Superman: Lois and Clark #1. Dan Jurgens- Writer, Lee Weeks- Penciller, Scott Hanna- Inker, Brad Anderson- Colorist.
While this may be the Lois and Clark that were featured in the “Grounded” storyline that wrapped up four years ago in Superman #714, this is not Superman #715. However, for a fan of the pre-Flashpoint DC Universe there is something here for you. Writer Dan Jurgens is certainly familiar with this iteration of the Superman character- he worked on Superman from the late ‘80’s through the 90’s and was instrumental in the “Death of Superman” storyline as well as the marriage of Lois and Clark. Moreover, this issue feels somewhat like dropping in on the Golden Age Superman back in the Mr. and Mrs. Superman series that ran in The Superman Family in the ‘70’s. With that said the situation this Lois and Clark are facing in Superman: Lois and Clark #1 is certainly much more complex than their Golden Age counterparts’ travails.
The first couple of pages provide a quick recap of how Lois and Clark arrived on the New 52 prime Earth. Interestingly, after their sojourn on Telos in the Convergence series, they were shunted to prime Earth before the Justice League fought Darkseid in their inaugural tale from Justice League #1-6. The narration by Lois is a welcome technique. Daniel Wilson used this in Earth 2: Society #3 to great effect a few months ago as well. As a journalist, it makes sense to use Lois’s voice and getting her perspective on the events provides uniqueness to the book. There aren’t many comics narrated by the main hero’s spouse.
We quickly learn that Clark has been acting in secret helping where possible in case of natural disaster and the like while doing his best to maintain anonymity. As one recalls from Convergence and the Lois and Clark tie in mini-series, the Super-couple have had a child- Jonathan. Here he is Jonathan Samuel White. They’ve adopted Perry’s surname to assist in keeping a low-profile. Lois has also been writing best-selling books under the anonymous pen name- Author X. The mostly rural lifestyle they have forged in California is about to face a huge challenge as Lois and Clark have become aware that Hank Henshaw- Cyborg Superman in the pre-Flashpoint Universe, is about to return to Earth and Clark is out to make sure history doesn’t repeat itself on this Earth. Clark assists Henshaw’s rocket to a safe landing, but there still appears to be trouble as Henshaw is the only member of the crew on board and asks the bearded black and silver clad Man of Steel for help.
This issue is a lot of set up, but what interesting and fun set up it is. Despite their precarious situation in a less trusting world than their own, Superman stills uses his powers to help people and Lois is still Lois, risking her neck for a story. Oh, yes, she’s taking on Intergang here, just as in her previous existence. Lois and Clark are instantly familiar and it’s like catching up with old friends. Additionally, seeing Lois and Clark advance beyond the static status quo is a welcome storyline. There have been Elseworlds tales that have featured a future Superman and Lois with child, but this situation has the added benefit of continuity. Sure, their situation is extreme- no longer living on the world they knew, but nonetheless, the characterization is right on target. Lois and Clark are instantly likeable and seem much more relatable than the prime Earth versions of Superman and Lois. Lee Week’s pencils look great as usual and one hopes he will be able to keep up for the duration of the 10 issues this title is slated to run.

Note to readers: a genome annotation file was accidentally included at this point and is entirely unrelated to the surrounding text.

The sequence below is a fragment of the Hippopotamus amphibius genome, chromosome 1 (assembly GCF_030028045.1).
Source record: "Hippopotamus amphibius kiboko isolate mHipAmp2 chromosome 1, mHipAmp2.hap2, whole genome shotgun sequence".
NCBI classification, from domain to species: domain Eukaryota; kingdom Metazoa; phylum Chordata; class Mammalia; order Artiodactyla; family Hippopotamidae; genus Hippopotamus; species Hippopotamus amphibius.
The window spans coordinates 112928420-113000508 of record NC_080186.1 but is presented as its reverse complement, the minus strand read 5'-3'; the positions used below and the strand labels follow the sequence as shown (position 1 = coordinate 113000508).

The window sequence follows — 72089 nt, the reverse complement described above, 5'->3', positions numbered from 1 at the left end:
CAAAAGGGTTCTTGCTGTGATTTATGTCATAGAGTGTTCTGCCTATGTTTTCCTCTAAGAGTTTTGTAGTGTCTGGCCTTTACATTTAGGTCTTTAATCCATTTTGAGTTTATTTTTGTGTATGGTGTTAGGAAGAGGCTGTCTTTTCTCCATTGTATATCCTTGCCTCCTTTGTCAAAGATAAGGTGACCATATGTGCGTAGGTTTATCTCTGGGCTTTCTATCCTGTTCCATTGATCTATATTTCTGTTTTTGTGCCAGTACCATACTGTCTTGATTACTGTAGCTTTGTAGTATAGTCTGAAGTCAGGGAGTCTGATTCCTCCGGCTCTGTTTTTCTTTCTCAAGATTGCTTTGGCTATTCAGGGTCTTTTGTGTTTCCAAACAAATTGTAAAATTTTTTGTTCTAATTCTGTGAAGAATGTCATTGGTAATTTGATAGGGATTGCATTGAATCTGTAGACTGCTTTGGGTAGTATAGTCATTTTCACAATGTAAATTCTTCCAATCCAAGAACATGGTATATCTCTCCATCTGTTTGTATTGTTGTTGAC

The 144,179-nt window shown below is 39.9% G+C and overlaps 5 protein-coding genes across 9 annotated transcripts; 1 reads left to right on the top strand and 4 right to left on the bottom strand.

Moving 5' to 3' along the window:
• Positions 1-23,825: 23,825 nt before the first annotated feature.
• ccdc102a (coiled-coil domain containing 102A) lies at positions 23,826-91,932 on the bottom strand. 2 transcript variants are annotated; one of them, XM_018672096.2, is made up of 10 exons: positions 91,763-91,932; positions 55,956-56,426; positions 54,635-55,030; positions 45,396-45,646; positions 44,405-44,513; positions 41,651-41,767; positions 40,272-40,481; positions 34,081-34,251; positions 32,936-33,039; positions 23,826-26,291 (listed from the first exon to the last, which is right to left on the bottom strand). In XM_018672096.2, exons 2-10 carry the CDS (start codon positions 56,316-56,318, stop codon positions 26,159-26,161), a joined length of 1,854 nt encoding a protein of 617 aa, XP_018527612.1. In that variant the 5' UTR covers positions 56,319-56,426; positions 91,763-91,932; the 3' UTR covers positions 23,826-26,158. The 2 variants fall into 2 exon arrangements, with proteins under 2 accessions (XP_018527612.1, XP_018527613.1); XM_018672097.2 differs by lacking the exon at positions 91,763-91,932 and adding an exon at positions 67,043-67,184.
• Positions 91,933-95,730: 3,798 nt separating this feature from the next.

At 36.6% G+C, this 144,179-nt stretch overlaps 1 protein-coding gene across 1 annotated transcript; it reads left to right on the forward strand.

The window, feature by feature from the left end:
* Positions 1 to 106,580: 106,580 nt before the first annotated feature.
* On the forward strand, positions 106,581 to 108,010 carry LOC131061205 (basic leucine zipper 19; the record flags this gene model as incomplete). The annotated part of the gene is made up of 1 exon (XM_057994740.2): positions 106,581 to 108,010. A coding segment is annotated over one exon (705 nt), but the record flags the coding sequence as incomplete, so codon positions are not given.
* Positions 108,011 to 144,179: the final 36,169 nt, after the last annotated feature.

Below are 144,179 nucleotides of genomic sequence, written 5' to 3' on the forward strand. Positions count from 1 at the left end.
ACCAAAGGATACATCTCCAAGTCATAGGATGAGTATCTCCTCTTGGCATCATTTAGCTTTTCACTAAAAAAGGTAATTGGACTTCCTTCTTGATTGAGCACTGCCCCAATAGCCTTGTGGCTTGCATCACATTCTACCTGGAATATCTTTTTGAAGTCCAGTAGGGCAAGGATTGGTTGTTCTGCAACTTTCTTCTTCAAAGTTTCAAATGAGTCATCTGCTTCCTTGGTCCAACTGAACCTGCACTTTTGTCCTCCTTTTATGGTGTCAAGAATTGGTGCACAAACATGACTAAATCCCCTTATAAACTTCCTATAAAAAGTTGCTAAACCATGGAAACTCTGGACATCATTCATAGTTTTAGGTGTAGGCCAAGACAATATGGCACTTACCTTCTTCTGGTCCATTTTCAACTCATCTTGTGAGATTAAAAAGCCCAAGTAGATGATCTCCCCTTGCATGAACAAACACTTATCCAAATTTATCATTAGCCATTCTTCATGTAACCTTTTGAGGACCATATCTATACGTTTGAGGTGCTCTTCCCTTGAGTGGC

There’s always the chance that a Superman book that doesn’t feature DC’s prime Earth Superman might have a limited appeal. However, since the launch of the New 52, one of the most-lamented elements of the pre-Flashpoint Universe makes its return here- the marriage of Lois and Clark. Still, this book could appeal to only those readers. A deeper look at the story should reveal a broader appeal in how these characters react to the prime Earth. The relatability of these characters could also detract from the main Superman titles DC is publishing, because the feel is completely different. I applaud DC for taking the chance to including this type of book in the DC YOU. It’s clearly different from any other title with a potentially vastly different audience than what the New 52 targeted.
Reconnecting with old friend is always a joy, and this issue is just that- a pure joy. Jurgens and Weeks make these familiar characters relatable and instantly likable. The situation into which they’ve been thrust is unique and will certainly provide Lois and Clark many jobs for Superman and Superman’s girlfriend (now wife), Lois Lane. Perhaps each generation gets a slightly different iteration of these iconic characters, but this version just feels right. Superman: Lois and Clark #1 is a great start to this series. Maybe, this is Superman #715 after all.